North Korea has fired two ballistic missiles towards the sea in defiance of UN resolutions.
It is the second weapons test in several days and experts say Pyongyang is pressing ahead with its arms build-up plans while nuclear diplomacy with the US remains stalled.
The missiles, launched from central North Korea, landed in water between the Korean peninsula and Japan, according to officials in Seoul and Tokyo.
South Korea’s military said South Korean and US intelligence authorities are analysing more details about the launches.
“The firings threaten the peace and safety of Japan and the region and are absolutely outrageous,” Japanese Prime Minister Yoshihide Suga said.
“The government of Japan is determined to further step up our vigilance and surveillance to be prepared for any contingencies.”
Japan’s coastguard said no ships or aircraft reported damage from the missiles.
The launches were a violation of UN Security Council resolutions that bar North Korea from engaging in any ballistic missile activities, but the council typically does not issue fresh sanctions on Pyongyang when it launches short-range missiles, like the ones fired on Wednesday.
The latest launches came two days after North Korea said it had tested a newly developed cruise missile twice over the weekend.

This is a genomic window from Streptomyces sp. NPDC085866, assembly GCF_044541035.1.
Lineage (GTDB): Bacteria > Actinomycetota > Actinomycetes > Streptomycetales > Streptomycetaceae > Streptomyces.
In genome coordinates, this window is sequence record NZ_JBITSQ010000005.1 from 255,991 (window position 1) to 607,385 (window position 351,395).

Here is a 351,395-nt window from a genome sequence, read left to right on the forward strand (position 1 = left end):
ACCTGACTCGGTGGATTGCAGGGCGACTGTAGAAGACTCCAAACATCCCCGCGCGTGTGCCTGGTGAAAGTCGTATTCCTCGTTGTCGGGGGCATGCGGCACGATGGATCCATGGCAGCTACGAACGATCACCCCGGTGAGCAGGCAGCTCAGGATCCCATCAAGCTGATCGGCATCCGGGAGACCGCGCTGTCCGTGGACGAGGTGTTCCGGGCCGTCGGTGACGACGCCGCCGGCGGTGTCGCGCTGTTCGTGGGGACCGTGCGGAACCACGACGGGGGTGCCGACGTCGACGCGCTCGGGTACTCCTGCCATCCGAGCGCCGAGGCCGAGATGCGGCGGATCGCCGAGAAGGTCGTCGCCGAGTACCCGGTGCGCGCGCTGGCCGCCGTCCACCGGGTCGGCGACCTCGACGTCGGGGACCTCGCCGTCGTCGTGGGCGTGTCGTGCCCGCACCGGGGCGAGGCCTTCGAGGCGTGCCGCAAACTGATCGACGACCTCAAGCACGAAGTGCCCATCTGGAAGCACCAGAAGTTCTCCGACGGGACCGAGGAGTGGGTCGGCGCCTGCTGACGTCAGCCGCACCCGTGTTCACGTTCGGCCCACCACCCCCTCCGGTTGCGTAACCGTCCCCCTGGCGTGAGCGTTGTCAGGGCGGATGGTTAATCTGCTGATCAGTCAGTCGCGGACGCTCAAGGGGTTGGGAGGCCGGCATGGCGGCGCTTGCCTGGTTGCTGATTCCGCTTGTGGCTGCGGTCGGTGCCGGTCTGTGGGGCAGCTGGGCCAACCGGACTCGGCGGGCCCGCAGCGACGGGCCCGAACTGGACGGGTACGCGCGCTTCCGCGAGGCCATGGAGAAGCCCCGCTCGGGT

State media described the missile as a “strategic weapon of great significance”, implying it was developed with the intent to carry nuclear warheads.
According to North Korean accounts, the missile flew about 930 miles, putting all of Japan and US military installations in the region within reach.
Many experts say the recent tests suggest North Korea is pushing to bolster its weapons arsenal while applying pressure on President Joe Biden’s administration amid a deadlock in nuclear diplomacy between Pyongyang and Washington.
Wednesday’s launches came as Chinese foreign minister Wang Yi was in Seoul for meetings with South Korean President Moon Jae-in and other senior officials to discuss the stalled nuclear negotiations with the North.
It is unusual for North Korea to make provocative launches when China, its last major ally and biggest aid provider, is engaged in a major diplomatic event.
Mr Moon’s office said the president told Mr Wang that he appreciates China’s role in the international diplomatic push to resolve the North Korean nuclear standoff and asked for Beijing’s continuing support.
Mr Wang said Beijing will continue to support the denuclearisation of the Korean peninsula and improved ties between the Koreas.